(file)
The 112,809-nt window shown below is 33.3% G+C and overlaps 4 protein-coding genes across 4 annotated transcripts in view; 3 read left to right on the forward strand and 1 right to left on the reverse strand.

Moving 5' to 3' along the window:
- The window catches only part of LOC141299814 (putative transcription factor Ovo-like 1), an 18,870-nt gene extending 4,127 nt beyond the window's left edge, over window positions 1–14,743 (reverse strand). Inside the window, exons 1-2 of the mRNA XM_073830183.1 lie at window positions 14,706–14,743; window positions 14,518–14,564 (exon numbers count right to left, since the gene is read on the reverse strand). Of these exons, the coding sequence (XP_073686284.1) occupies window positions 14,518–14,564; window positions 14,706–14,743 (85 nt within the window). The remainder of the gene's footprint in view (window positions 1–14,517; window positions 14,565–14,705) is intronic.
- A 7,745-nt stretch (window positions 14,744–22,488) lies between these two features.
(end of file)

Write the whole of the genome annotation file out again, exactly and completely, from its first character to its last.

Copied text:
The 112,809-nt window shown below is 33.3% G+C and overlaps 4 protein-coding genes across 4 annotated transcripts in view; 3 read left to right on the forward strand and 1 right to left on the reverse strand.

Moving 5' to 3' along the window:
- The window catches only part of LOC141299814 (putative transcription factor Ovo-like 1), an 18,870-nt gene extending 4,127 nt beyond the window's left edge, over window positions 1–14,743 (reverse strand). Inside the window, exons 1-2 of the mRNA XM_073830183.1 lie at window positions 14,706–14,743; window positions 14,518–14,564 (exon numbers count right to left, since the gene is read on the reverse strand). Of these exons, the coding sequence (XP_073686284.1) occupies window positions 14,518–14,564; window positions 14,706–14,743 (85 nt within the window). The remainder of the gene's footprint in view (window positions 1–14,517; window positions 14,565–14,705) is intronic.
- A 7,745-nt stretch (window positions 14,744–22,488) lies between these two features.